Plenty of incompetence to go around... I think Katrina has really come to show not just how fundamentally broken FEMA was/is, but how our entire political ethos is screwed up at this point. The people of New Orleans elected their mayor because they had screwed things up so badly in the previous 3 decades (at least) that they'd elect anyone who was an outsider (or a political opportunist.. take your pick). He did take on city corruption, but was woefully underqualified to take on the larger city issues as seen in his response to Katrina. For decades the people of New Orleans have been mired in self-interest and government hand-outs. As a result, the established system became so broken that the only way out was to elect someone who didn't have the experience to know what he was doing.. in short the political environment of New Orleans was so screwed up that the government couldn't respond when it really needed to. By all accounts the new mayor is a great guy, just not ready to be mayor of a major metropolis.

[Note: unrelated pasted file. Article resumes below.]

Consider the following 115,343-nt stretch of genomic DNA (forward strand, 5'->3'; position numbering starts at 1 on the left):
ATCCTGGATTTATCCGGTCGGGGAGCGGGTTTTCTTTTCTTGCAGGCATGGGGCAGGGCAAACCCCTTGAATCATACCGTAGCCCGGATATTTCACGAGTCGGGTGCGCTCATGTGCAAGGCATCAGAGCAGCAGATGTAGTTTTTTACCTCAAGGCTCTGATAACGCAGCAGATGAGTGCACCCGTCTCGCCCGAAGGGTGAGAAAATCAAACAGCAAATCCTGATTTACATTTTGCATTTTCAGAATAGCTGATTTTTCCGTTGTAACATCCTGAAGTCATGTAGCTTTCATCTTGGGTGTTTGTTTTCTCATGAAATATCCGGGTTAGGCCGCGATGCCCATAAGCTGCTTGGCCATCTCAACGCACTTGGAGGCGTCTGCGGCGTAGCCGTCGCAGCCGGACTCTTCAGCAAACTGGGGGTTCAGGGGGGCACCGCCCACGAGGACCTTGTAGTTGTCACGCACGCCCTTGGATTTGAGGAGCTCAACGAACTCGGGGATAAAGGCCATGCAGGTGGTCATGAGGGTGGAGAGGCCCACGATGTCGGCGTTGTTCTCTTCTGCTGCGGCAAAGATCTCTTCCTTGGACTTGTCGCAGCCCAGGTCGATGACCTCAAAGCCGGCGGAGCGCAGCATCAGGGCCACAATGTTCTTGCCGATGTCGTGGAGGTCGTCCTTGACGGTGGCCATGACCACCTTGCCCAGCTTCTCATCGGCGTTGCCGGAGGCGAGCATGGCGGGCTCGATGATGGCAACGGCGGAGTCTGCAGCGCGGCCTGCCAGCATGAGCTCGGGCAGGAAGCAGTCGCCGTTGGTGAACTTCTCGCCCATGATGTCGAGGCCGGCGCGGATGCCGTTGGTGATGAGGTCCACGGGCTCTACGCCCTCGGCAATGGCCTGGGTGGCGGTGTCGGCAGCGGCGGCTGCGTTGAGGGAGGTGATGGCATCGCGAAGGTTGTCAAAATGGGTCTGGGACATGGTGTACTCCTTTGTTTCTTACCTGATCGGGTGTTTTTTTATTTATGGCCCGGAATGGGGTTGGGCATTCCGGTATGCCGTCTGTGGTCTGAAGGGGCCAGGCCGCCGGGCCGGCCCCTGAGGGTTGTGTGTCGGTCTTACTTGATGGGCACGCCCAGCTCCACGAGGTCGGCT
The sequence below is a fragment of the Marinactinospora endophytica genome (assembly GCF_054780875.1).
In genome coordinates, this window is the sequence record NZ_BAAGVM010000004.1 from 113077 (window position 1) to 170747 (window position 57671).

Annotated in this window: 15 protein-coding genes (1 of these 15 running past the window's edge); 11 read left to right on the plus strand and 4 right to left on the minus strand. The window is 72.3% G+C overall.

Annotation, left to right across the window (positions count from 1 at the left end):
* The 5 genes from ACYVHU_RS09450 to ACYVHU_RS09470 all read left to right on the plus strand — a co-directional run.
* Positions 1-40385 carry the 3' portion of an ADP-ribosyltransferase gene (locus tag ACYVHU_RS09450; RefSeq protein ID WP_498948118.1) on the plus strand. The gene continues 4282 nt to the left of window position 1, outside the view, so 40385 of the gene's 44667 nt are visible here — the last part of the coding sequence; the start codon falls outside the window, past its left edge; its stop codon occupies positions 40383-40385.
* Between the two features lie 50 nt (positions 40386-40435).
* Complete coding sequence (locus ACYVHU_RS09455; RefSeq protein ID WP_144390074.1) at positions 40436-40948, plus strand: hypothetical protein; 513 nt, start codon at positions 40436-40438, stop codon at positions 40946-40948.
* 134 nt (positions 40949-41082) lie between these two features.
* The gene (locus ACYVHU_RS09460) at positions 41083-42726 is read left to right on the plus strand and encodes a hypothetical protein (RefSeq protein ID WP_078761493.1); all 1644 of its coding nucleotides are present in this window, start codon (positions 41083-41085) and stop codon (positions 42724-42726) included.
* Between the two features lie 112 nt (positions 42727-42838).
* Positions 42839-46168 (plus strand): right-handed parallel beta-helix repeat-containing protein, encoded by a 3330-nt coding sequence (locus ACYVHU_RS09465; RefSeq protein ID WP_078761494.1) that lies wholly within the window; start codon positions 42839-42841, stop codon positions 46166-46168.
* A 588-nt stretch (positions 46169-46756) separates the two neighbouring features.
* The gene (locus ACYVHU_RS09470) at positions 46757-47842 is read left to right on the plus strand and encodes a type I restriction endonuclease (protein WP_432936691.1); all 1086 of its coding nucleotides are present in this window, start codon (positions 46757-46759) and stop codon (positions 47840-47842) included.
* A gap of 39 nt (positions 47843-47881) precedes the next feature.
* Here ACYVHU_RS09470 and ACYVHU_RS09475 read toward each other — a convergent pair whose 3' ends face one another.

The people of Lousiania elected Blanco.. who while again an admirable person.. seems to lack to the conviction of ideals and the general ability of execution to actually govern anything. The lesser of two evils I suppose.
The people of the United States elected a president for all the wrong reasons. In 2004 we listed 'leadership' ahead of pesky things like 'Issues' or 'ability' as the most important criteria for picking a president. We got a president who is a leader, the only problem is he has no idea what the hell he's leading. Instead of choosing the best person for any particular job, he's instead relied on a formula that boils down to how much he likes you.
As a result of this... Katrina exposed breakdowns at literally every level. FEMA (under the leadership of the idiot crony) was in dissaray, the state of LA was handcuffed by indecision, and the city of New Orleans spent 48 hours of valuable time fretting about being sued because of an evacuation order.
If that doesn't expose a larger problem (choosing candidates over how they look more than what they can actually do), then I don't know what does.
12-06-2005, 01:52 PM
Yeah. Couple of things. Nawlins is simply too big. You cannot get people out of there fast enough. Any way out is over water, and there are only two major interstates going out. Even with contraflow (which they did) you only get a max of 16 lanes for a lot of folks, and you have to close the roads 8-12 hours before landfall cause any car on a causeway will be washed away.